What Tucson Teaches Us
Thank you for your issue on the Tucson shootings [Jan. 24]. The articles and their well-executed interconnectedness helped me clarify my own chaotic thoughts. For those National Rifle Association members who didn't notice one salient fact: the ordinary Americans who subdued Loughner had no guns, just guts.
Sue Boulais, LADY LAKE, FLA.
Your accurate, unbiased, uncontrived lead article on the shootings here made me smile and cry. This tragedy has left Tucson residents asking for answers and praying for one another. Thanks for getting it right.
Rhonda Wilkie, TUCSON, ARIZ.
Given the increasing drug-related violence in the wilderness of the Arizona-Mexico border region, I carry a semiautomatic handgun when hiking and camping south of my Tucson home. I value this right. That said, the NRA does not represent this gun owner. The organization's irrational, paranoid position on gun ownership is bewildering. My gun has been fetishized by the NRA. It's creepy.
Bryan Starrett, TUCSON, ARIZ.
Every so often, you come across insight dressed as news that changes your whole way of looking at things. David Von Drehle's masterly "One Madman and a Gun," which exposes the destructive forces of extremism on both the right and the left as being more at war with "normal" than with each other, is such a piece.
Robert A. Idol, CARY, N.C.
"Go ahead and cry." Four incredibly powerful words. Von Drehle's account of the shooting in Tucson was sad and tragic--yet uplifting. It is a source of pride that the average, normal American inevitably steps up when needed. I wonder, however, what will push normal Americans to fight back against the left- and right-wing ideologues who are tearing our country apart. Normal Americans want to get along. We don't need to point fingers after a tragedy. We want to be strong. We want to be better.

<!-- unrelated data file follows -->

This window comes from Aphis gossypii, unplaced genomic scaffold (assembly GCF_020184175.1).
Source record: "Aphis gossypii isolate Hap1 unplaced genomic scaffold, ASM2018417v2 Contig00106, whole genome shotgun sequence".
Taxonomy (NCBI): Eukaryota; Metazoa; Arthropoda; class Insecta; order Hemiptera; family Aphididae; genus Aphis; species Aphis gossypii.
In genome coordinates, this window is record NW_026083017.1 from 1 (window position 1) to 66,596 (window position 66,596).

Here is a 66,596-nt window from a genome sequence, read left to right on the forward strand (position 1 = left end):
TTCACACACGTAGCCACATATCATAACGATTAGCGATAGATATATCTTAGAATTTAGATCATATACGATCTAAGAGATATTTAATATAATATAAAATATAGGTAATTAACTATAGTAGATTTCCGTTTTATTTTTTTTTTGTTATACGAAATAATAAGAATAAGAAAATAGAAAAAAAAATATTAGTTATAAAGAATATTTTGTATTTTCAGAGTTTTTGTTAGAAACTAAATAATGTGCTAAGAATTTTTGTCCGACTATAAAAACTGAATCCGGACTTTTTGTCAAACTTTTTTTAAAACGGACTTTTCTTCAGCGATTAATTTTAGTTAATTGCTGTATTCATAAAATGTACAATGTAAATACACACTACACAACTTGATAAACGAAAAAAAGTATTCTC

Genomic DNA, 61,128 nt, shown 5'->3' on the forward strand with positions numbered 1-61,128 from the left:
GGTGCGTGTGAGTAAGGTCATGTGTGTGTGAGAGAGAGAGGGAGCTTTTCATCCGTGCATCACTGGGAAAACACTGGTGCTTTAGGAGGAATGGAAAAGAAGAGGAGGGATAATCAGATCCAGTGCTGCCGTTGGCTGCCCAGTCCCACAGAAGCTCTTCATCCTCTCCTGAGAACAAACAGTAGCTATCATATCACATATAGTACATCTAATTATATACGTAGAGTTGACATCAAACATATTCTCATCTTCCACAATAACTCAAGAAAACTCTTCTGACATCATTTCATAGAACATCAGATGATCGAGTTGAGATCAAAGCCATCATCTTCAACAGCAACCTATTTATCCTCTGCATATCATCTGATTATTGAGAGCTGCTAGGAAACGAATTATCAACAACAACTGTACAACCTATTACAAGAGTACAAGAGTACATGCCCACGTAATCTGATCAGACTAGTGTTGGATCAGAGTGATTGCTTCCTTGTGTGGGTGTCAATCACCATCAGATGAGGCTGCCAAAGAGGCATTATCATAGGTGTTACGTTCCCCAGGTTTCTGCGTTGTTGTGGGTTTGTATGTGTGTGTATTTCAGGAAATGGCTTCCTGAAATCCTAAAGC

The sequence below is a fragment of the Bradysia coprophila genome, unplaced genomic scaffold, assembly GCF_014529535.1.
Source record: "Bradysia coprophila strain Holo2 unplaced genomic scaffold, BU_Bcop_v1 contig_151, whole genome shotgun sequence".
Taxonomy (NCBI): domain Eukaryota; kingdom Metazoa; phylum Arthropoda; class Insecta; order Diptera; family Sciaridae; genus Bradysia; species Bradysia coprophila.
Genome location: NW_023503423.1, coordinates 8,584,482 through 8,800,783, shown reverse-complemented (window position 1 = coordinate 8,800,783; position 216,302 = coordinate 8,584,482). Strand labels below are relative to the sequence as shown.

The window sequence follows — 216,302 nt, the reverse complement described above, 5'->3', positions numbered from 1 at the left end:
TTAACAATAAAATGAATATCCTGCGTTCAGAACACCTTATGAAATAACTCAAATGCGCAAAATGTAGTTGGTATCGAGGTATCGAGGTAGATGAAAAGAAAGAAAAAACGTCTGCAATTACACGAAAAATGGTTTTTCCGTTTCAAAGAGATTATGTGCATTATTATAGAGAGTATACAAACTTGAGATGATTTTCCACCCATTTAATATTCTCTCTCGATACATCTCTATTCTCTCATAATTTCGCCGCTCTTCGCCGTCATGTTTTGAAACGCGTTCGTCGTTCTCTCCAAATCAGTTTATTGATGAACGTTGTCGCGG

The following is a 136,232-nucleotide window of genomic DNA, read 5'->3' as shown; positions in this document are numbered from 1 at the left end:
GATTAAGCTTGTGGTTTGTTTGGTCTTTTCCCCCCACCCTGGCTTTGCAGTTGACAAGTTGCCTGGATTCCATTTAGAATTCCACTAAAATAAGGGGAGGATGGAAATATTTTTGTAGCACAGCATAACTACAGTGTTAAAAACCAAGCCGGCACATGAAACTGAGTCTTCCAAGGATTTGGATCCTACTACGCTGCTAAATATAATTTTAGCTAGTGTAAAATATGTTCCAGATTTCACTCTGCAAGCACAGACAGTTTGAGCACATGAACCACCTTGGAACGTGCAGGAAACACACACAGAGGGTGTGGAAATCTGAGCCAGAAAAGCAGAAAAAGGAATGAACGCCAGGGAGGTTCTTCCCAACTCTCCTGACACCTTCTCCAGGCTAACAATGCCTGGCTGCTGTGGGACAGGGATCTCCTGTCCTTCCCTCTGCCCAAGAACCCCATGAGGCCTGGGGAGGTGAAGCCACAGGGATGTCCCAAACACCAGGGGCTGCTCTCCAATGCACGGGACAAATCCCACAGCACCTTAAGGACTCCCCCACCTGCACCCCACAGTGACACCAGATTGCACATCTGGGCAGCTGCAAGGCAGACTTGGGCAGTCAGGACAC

Shawn Fernance, BRISTOL, CONN.
Your cover showing Jared Loughner is just one more reason I turn away from the media after tragedies like the one in Tucson. Loughner is so obviously mentally ill; your exploiting him in such a way makes me wonder if TIME has lost its footing. If you really wanted to make your point, a photo of the Tucson gun show that took place soon after the shootings would have been a better illustration of what went so horribly wrong.
Paula Palmer, PENSACOLA, FLA.
Joe Klein's "Arms and the Unbalanced" demeans those suffering from mental illness. People can recover from even the most serious mental illnesses, such as schizophrenia, major depression and bipolar disorder, but forced treatment--a substitute for poor public funding--isn't the answer. Given access to appropriate treatments, individuals recovering from mental illnesses are able to successfully live and work, enjoy active social lives, attend school and maintain healthy lifestyles while managing their conditions.
Marcie Granahan, CEO, U.S. Psychiatric Rehabilitation Association, LINTHICUM, MD.